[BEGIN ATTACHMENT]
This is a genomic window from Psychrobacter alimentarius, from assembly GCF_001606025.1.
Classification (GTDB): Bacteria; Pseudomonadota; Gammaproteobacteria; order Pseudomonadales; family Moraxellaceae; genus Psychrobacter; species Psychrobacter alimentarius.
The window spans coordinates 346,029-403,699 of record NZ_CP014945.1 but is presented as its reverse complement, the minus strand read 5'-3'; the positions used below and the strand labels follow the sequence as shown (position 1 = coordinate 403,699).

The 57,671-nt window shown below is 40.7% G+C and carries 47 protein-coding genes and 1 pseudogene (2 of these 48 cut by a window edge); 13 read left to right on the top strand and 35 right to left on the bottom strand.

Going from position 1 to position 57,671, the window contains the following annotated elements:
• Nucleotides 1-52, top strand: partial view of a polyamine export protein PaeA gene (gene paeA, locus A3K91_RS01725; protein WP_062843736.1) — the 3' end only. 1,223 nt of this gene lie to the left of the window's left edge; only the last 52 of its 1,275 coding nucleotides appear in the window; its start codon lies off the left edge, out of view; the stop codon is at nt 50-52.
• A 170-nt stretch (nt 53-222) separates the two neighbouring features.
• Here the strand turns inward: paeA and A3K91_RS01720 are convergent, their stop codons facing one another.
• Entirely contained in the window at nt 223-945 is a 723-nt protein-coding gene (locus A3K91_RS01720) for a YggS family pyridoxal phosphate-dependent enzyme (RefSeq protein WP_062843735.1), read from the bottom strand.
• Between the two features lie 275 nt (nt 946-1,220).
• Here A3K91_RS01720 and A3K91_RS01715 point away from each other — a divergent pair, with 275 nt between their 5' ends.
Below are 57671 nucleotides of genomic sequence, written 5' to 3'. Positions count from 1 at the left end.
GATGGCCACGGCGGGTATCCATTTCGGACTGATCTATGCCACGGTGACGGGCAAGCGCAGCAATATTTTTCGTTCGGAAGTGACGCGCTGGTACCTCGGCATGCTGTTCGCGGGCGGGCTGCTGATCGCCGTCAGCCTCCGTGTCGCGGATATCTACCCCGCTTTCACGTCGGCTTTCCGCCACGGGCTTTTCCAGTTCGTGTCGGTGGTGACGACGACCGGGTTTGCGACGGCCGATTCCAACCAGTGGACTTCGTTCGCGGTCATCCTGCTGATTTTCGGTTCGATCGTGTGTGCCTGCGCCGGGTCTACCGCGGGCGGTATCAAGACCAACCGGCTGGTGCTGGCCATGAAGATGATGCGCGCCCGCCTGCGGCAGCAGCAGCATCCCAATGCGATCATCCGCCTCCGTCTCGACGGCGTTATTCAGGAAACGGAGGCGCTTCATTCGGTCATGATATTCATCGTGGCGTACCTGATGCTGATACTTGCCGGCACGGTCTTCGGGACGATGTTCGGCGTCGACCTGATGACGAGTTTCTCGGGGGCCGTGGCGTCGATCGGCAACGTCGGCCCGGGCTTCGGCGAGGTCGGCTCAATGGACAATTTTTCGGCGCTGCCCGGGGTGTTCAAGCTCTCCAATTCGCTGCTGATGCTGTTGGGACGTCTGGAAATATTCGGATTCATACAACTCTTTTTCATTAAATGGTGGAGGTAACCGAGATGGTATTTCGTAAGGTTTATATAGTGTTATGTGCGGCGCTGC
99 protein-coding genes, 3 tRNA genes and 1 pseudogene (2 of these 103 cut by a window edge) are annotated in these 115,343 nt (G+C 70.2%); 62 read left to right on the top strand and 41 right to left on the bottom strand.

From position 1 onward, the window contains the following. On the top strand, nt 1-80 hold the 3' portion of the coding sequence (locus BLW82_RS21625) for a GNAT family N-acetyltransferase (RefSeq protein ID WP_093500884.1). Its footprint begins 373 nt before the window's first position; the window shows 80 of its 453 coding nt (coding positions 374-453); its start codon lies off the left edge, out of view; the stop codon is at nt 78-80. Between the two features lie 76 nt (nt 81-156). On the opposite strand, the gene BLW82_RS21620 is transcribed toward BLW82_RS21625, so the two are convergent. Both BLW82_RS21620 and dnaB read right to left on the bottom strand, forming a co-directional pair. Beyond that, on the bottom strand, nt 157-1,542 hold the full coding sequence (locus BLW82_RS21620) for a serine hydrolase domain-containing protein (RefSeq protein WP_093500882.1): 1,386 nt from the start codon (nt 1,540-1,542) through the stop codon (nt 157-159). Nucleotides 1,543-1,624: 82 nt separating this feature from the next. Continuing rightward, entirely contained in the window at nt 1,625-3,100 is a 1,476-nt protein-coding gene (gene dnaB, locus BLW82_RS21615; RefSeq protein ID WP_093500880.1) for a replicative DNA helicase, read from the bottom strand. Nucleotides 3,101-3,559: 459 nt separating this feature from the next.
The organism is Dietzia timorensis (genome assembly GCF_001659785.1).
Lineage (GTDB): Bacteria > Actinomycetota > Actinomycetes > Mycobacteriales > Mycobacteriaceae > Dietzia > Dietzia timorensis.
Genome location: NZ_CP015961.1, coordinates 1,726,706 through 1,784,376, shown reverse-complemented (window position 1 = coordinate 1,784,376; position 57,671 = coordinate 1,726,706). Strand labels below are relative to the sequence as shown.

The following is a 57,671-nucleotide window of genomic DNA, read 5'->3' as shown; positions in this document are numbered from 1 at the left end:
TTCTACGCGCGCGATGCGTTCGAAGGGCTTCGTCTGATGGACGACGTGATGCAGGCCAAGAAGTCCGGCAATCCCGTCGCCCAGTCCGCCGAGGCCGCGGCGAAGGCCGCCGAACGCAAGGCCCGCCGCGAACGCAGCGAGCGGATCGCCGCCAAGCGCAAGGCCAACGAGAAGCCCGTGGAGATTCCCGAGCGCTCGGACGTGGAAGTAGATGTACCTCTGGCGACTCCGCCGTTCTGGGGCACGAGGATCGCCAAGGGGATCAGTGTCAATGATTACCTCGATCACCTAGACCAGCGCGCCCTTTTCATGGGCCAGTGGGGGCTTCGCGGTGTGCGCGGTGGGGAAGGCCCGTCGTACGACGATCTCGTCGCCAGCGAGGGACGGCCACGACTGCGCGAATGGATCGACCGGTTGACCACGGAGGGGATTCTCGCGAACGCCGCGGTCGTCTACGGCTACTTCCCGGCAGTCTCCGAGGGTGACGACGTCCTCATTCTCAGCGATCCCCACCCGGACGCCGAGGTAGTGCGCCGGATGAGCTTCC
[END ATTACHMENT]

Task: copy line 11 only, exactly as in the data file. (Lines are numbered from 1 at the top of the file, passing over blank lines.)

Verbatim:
• Here A3K91_RS01720 and A3K91_RS01715 point away from each other — a divergent pair, with 275 nt between their 5' ends.